Sunday 17 February 2019

Quick on the draw

As the British Prime Minister complains that his caricatures make him look too fat, Ireland's top cartoonist, Aongus Collins (aka Scratch), reveals the tricks of his trade

Gordon Brown gave a welcome boost to one of Britain's traditional industries this week: newspaper cartooning. It emerged that he'd been on to newspapers complaining that cartoonists were drawing him "too fat". Now, the lurking fear in every cartoonist's heart is that nobody out there is taking any notice. Imagine the joy of hearing that you raised the hackles of the PM, no less.

And only a politician or an economist could fail to guess what would happen next. The London Independent printed a gleeful riposte in the form of a bloated cartoon Brown, all belly, lard and man-breasts.

Closer to home, RTÉ got complaints -- and publicity -- over Nob Nation's portrayal of the Taoiseach and Cabinet as a gang of foul-mouthed drunks. The programme, clearly influenced by Scrap Saturday, produced dialogue with aphorisms such as: "Beer is proof that God loves us and wants us to be happy" and "They don't call us the Drinks Cabinet for nothing".

If Mr Cowen is upset by this, he's had the sense to keep quiet. But the same can't be said of his undistinguished predecessor, Charlie Haughey. In the early 1960s, rumours about Charlie's drinking and womanising were rampant. The Sunday Independent printed a cartoon showing a rowdy scene outside a Dublin nightclub. The gardaí are throwing a pack of well-heeled drunks into a wagon, when they recognise one of them -- Charlie -- and immediately grovel an apology.

Charlie sued. Unfortunately the case never came to court. It seems that a sum was paid to charity. I've drawn many cartoons about Haughey myself, but never attracted such ire. Martyn Turner, the Irish Times cartoonist, fared otherwise.

"The office told me that on one occasion at least that he said he'd agree to an interview with the newspaper as long as Dick Walsh (political correspondent) and Martyn Turner were sacked," says Turner. Charlie could have been joking of course. In any event, the editor didn't take him up on the offer.

Politicians cultivate their public image as carefully as any Hollywood actor or celebrity. Clothes are chosen for them. Public appearances are carefully stage managed. Cabals of PR people and moonlighting journalists write their speeches, and interviews are allocated to favoured commentators. They're packed off to media schools, where they learn to enunciate their lines more convincingly. Margaret Thatcher took elocution lessons (Bertie the opposite, it seems).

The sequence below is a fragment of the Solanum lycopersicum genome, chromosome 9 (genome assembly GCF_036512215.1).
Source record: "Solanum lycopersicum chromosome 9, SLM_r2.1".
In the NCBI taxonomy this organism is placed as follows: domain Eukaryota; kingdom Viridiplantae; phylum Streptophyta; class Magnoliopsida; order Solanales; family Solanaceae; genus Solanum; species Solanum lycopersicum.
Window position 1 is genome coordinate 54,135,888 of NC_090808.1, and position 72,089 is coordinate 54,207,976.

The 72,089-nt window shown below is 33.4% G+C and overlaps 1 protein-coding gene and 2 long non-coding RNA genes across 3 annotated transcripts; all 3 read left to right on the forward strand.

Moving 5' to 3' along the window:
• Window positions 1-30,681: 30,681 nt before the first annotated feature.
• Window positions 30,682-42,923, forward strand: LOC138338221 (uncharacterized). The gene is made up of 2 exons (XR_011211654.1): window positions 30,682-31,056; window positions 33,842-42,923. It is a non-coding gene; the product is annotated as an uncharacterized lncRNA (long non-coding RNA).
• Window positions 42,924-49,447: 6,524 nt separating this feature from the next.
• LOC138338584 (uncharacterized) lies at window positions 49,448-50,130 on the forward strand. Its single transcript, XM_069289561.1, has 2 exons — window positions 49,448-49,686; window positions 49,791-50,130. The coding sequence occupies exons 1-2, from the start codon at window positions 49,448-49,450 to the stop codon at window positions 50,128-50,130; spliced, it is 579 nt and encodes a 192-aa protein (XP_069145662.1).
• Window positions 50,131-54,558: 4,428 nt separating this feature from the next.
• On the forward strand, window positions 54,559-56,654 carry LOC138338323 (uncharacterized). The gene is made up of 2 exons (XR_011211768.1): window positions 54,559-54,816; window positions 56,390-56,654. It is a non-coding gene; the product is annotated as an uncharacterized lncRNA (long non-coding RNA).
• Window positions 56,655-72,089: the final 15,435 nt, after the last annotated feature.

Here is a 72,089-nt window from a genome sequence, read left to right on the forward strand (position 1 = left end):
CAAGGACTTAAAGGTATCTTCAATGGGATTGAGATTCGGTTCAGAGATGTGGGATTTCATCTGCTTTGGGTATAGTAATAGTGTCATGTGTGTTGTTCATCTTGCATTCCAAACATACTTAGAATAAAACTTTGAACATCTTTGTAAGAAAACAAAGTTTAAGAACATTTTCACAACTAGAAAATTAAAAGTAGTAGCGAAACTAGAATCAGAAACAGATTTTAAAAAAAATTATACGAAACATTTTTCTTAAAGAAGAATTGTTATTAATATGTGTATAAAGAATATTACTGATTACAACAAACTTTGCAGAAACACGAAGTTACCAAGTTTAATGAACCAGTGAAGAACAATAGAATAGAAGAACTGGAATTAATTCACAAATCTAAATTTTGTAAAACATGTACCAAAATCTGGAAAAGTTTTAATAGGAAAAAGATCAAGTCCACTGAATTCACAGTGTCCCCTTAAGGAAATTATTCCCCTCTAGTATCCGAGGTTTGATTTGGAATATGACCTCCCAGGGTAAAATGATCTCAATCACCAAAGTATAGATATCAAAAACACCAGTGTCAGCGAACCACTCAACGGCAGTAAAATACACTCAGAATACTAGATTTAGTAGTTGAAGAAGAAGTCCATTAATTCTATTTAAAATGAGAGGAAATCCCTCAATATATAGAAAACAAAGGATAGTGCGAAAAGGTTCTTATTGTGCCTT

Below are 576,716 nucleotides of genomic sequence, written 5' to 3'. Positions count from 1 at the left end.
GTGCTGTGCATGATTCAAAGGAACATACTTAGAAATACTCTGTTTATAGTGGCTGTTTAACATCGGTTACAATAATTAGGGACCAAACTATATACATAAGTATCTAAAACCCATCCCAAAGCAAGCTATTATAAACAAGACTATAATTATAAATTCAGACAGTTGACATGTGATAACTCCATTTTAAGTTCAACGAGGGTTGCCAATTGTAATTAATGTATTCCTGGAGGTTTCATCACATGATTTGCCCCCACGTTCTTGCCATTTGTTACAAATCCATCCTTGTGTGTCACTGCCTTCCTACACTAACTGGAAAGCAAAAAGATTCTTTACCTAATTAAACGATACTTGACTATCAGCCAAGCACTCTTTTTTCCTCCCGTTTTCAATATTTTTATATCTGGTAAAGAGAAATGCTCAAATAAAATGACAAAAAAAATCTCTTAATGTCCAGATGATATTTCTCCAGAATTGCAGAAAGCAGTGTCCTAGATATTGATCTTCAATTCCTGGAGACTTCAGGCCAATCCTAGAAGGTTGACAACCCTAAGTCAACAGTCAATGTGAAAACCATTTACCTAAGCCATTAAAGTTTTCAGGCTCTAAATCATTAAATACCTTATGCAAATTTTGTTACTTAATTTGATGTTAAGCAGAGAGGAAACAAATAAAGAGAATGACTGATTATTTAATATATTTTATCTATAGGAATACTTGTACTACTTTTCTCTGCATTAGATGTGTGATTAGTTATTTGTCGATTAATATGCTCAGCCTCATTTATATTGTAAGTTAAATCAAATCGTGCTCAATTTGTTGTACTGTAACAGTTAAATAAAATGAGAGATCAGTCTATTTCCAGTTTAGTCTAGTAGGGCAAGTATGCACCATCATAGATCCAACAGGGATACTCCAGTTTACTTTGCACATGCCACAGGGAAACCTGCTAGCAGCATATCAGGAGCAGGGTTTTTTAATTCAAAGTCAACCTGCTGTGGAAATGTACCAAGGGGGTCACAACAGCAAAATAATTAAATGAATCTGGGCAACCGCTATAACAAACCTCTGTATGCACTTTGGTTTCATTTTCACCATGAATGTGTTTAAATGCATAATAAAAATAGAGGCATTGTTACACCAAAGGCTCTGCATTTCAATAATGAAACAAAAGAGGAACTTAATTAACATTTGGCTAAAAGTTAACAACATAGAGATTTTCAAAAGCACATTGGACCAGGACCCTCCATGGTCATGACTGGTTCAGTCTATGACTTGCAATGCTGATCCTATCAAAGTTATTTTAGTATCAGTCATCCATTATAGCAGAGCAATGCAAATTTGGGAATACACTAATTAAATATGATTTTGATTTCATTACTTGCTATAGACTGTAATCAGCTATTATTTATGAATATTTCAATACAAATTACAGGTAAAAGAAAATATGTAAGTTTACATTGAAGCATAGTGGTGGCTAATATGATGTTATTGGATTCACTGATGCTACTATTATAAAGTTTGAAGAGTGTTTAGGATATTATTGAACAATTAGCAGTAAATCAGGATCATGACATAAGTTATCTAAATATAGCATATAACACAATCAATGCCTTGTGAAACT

Politicians learn to play a self-flattering role -- a caricature in reverse, if you like. The trouble with such public images is that they are impossible to sustain. Before long, the actors trip up. And it is in the gap between image and reality that satire and cartooning live.

Take Bertie Ahern, for example. In his youth, he was drawn as a sort of leprechaun in an anorak. Even after Celia Larkin converted him to the cause of good suits, he was still portrayed as a slightly impish figure. In the flesh, however, Bertie is a big man and fills out a suit imposingly. He has the body language of power down to a tee, and conveys a sense of authority. The effect is spoiled only whenever he opens his mouth.

That's why caricatures of Bertie usually give him a confused look, reflecting the chasm between his visuals and his vocals, and the contradiction between the developer suits and his working class affectations.

Brian Cowen surely has had some media training, but the dog must have eaten his homework. He comes across as the National Scowl, something for which I am very grateful. It's not just his button nose, nor his big lips. To get the essence of the man, you have to draw the hunched shoulders, as of a man in a field facing into an unmerciful gale. Which he is, of course. Even better, he wears pinstriped suits that are fun to draw, and highlight artistically the contours of An Taoiseach's expansive girth.